TOMAGO Aluminium boss Mark Howell has blamed renewables as well as problems with the state’s coal fired generators for having to shut down potlines at its smelter this week.
AGL had earlier explained that the power shortage was caused by a loss of units at its Bayswater and Liddell power stations as well as a shutdown at Vales Point – owned by another company – and difficulties obtaining extra power from Victoria.
But in a written statement issued early on Friday afternoon, Tomago chief executive Mark Howell put his concerns on the record, saying the grid was “at a crisis point”, saying a “once affordable and reliable energy system had been degraded”.
Mr Howell said problems at Liddell, Bayswater and Vales left the power supply at the mercy of the weather.
“When the sun is shining in the middle of the day and the wind is blowing there is generally sufficient capacity,” Mr Howell said.
When we need it the most – early mornings and evenings in summer and winter, our solar resources are useless and the nature of wind resources frequently means that many wind assets are idle.”
Mr Howell said Tomago had been forced to switch off all of its potlines at one point or another during the week.
A lack of reserve power within the National Electricity Market on Tuesday evening required an urgent 300 megawatt power reduction. On Thursday evening, the same-sized reduction was needed again and the two remaining potlines were switched off for an hour each.
“Every time a potline is switched off to prevent rolling blackouts, we run the risk of a catastrophic potline freeze,” Mr Howell said
“This occurred at Portland Aluminium in December 2016; an unplanned power interruption resulted in some 70 per cent of the cells freezing. The event resulted in taxpayers bailing out the business to the tune of $240 million. Without this relief it may very well have led to the closure of that site with all the flow-on consequences to jobs and the community in general.”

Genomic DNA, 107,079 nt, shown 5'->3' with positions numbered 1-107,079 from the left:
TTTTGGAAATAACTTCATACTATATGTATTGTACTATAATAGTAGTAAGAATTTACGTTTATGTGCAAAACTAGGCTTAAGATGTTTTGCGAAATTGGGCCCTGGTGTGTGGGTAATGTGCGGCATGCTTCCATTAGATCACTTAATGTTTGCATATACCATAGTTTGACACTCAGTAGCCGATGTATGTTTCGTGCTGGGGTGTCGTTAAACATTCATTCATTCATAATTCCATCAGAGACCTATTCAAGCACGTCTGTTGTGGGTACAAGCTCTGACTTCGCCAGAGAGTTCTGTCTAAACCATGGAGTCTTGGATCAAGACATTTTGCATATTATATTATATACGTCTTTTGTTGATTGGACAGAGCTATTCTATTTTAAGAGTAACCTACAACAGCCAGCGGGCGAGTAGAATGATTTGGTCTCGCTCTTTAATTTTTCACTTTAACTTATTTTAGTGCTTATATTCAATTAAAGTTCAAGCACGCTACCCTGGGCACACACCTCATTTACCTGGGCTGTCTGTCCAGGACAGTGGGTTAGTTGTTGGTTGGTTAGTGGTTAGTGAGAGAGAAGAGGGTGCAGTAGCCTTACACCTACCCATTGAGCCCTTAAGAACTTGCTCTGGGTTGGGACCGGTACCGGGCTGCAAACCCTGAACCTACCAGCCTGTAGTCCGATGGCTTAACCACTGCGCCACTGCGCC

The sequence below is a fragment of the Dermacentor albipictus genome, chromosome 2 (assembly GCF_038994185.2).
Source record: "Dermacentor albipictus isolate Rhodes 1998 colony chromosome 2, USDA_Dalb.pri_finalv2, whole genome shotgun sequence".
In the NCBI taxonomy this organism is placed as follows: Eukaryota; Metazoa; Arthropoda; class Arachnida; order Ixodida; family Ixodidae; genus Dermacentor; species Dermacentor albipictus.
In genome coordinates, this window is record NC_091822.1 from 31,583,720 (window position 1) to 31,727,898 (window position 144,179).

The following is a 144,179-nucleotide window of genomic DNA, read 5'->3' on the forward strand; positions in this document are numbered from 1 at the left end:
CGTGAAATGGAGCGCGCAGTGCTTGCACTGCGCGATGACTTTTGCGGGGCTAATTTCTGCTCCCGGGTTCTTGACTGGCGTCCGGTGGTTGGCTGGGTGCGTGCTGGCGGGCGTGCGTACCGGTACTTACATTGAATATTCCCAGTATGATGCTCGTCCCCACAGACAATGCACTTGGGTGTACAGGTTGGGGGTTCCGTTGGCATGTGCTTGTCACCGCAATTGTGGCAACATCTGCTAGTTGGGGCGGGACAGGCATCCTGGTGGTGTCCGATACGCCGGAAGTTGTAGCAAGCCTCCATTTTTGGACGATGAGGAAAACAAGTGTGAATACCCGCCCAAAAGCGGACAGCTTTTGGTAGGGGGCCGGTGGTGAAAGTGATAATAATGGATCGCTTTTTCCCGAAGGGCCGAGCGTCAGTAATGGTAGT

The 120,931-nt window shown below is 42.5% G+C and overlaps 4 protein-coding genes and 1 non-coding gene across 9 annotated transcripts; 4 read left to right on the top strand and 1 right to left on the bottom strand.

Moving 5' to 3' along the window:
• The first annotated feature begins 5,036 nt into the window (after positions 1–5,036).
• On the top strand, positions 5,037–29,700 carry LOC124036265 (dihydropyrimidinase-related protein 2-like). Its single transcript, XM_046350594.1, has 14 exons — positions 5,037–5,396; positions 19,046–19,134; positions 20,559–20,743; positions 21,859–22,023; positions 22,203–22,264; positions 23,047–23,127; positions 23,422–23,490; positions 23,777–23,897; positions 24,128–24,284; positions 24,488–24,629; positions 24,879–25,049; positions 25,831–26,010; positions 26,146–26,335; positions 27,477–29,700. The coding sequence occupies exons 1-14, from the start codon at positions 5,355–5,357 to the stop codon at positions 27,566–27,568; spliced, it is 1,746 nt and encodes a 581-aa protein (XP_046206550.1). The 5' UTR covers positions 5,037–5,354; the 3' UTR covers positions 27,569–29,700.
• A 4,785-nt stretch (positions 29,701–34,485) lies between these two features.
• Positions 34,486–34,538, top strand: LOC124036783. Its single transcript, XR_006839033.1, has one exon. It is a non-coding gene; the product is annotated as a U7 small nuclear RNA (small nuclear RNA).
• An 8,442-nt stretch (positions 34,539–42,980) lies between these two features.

Mr Howell said Australia was at a crisis point with our energy system.
“This is not summer with extreme demand. This is the likely future of our energy grid as once reliable baseload generators exit the National Energy Market and are mostly replaced with intermittent wind and solar projects with no practical storage to speak of.
“If we want to be a nation that makes things, rather than one that imports all of its needs, we must have internationally affordable and reliable energy - a system that can reliably deliver, independently of the weather.
“We applaud the use of renewables where it makes commercial sense. Many small businesses, homes and commercial enterprises rightly choose to lower their carbon footprint and their costs with solar PV and wind.
“Our energy debate should not advocate either renewables or conventional thermal. As with most things in life, we need a balance and we have reached a point where urgent rebalancing is required.”
Later in the afternoon, AEMO conceded the shortage of electricity, saying hte unplanned outages had led to a lack of reserve power.
“The energy system is undergoing unprecedented transformation,” AEMO said.
“With the recent exit of almost 5000 megawatts of generation in the last decade, Australia does not have the energy reserves it once had to lean on in times of need.
“As the market and system operator, we plan for extreme conditions and ensure our plans address most foreseeable events.”
AEMO said this included using contingency arrangements where required.
Earlier, AGL had described the situation at Tomago as a commercial decision by the smelter operator to reduce output rather than pay the price increase on its power. But Tomago says that it if it didn’t do this, there would likely have been blackouts in NSW because the smelter uses 12 per cent of the state’s power.